LINDA WERTHEIMER, host:
The 1,500-mile-long border that Afghanistan shares with Pakistan is a wild and dangerous place. It's a region ruled more by gunmen and tribes than by the government in Kabul. The border also plays a critical role in the growing insurgency in Afghanistan. President Obama acknowledged the challenges at a press conference yesterday.
President BARACK OBAMA: The truth is, is that the situation in Afghanistan has deteriorated. The safe havens for al-Qaida remain in the frontier regions of Pakistan, and we are conducting currently a comprehensive review.
STEVE INSKEEP, host:
The president says he'll make a series of announcements next month on the direction of U.S. policy, and here's one thing he will no doubt consider: the border area gives militants a route to sanctuaries and supplies. Western and Afghan officials would like to close off those routes, as they've been trying for years. There are not enough troops to seal the area, which runs through snow-covered mountains and expanses of desert.
NPR's Soraya Sarhaddi Nelson spent two weeks traveling with U.S. troops to some of the more difficult spots, and here she is with the first of two reports on the struggle to secure the frontier.
(Soundbite of helicopter)
SORAYA SARHADDI NELSON: The Kiawa helicopter flies overhead like a nervous mother bird, searching the rocky hillsides for any threat to the America soldiers who have just landed here. Soon the soldiers and the Afghan general they've brought along set off on foot for the village of Jaji Maiden, their guns at the ready.
It's not that they don't trust the residents. These villagers support the Afghan government and U.S.-led coalition.
The problem is some of their neighbors. Like many Afghans who live along the volatile border with Pakistan, the neighbors are linked to militants seeking to drive Western forces out of Afghanistan.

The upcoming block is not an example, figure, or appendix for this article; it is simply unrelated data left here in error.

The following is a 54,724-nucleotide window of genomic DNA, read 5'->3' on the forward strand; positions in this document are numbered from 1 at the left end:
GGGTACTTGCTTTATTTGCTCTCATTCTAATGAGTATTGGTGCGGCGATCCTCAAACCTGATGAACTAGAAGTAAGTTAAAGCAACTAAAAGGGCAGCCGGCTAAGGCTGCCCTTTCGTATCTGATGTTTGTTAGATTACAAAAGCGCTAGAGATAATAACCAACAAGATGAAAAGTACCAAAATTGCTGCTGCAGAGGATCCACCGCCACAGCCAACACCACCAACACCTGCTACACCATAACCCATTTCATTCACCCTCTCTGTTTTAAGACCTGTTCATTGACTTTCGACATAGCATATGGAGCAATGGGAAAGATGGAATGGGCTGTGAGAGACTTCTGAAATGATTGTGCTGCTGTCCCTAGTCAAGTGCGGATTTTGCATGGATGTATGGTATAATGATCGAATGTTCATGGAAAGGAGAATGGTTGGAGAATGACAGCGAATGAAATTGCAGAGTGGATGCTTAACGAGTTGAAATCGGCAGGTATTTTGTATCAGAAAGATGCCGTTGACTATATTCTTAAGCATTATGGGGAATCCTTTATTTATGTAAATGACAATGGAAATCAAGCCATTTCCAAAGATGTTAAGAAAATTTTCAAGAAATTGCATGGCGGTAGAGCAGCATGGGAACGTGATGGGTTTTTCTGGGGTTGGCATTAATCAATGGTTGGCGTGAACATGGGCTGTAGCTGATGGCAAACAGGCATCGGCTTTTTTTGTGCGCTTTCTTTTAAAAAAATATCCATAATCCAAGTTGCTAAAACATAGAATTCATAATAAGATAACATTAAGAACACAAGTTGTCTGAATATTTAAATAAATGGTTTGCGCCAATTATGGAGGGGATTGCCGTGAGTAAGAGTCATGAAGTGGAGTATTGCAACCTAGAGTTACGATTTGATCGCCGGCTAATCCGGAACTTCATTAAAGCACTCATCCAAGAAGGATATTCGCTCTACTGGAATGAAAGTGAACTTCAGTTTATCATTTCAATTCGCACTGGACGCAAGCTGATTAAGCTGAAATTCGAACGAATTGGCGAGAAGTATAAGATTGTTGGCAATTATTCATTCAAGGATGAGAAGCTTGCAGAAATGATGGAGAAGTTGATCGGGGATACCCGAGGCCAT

With local help, the militants often turn the road leading from here to the provincial capital into a minefield, helping isolate Jaji Maidan from the rest of Afghanistan.
(Soundbite of crowd)
NELSON: So it's little surprise that the arrival of outsiders draws a crowd. Tribal elders in turbans squeeze onto the patio of police headquarters, eager to meet with Major General Nabi Jan Molakheil, who has come here with the Americans. He heads the border police here in Khost and two neighboring provinces.
Lieutenant Colonel Raymond Kent, a National Guardsman from Laramie, Wyoming, is the Afghan general's senior U.S. adviser.
Lt. Col RAYMOND KENT (U.S. Advisor): He's the voice of Afghanistan. He's the government. I mean to these guys he is Kabul.
NELSON: The central government is one most Afghans living on the border rarely see.
AZIZULLAH (Tribal Militia Commander): (Foreign language spoken)
NELSON: A tribal militia commander named Azizullah tells the general that the Afghan government should do more for them. Azizullah, like many Afghans, only uses one name.
He claims that the Taliban is in control just outside their town. He adds that frequent militant attacks in the area deprive residents of badly needed development, like schools and clinics. The violence even spills into Jaji Maidan, like a suicide attack at the market here about two months ago that left Azizullah with permanent injuries to his face and leg.
He asks the general for more money to expand his tribal militia, or arbakai, from 18 men to 100. But General Molakheil and the Americans have other ideas of how to bring security to this volatile region.
For them the answer lies with men like these at an Afghan border police headquarters in Khost.
In recent months, the U.S. military has turned its full attention to training and equipping this long-neglected Afghan force. The aim is to re-create the success with the border police that the Americans had in the past seven years with the Afghan army, which is increasingly doing its own fighting.
The U.S. military has made it a priority to fly General Molakheil all around the region to persuade Afghans to join the border police — or at least cooperate with them.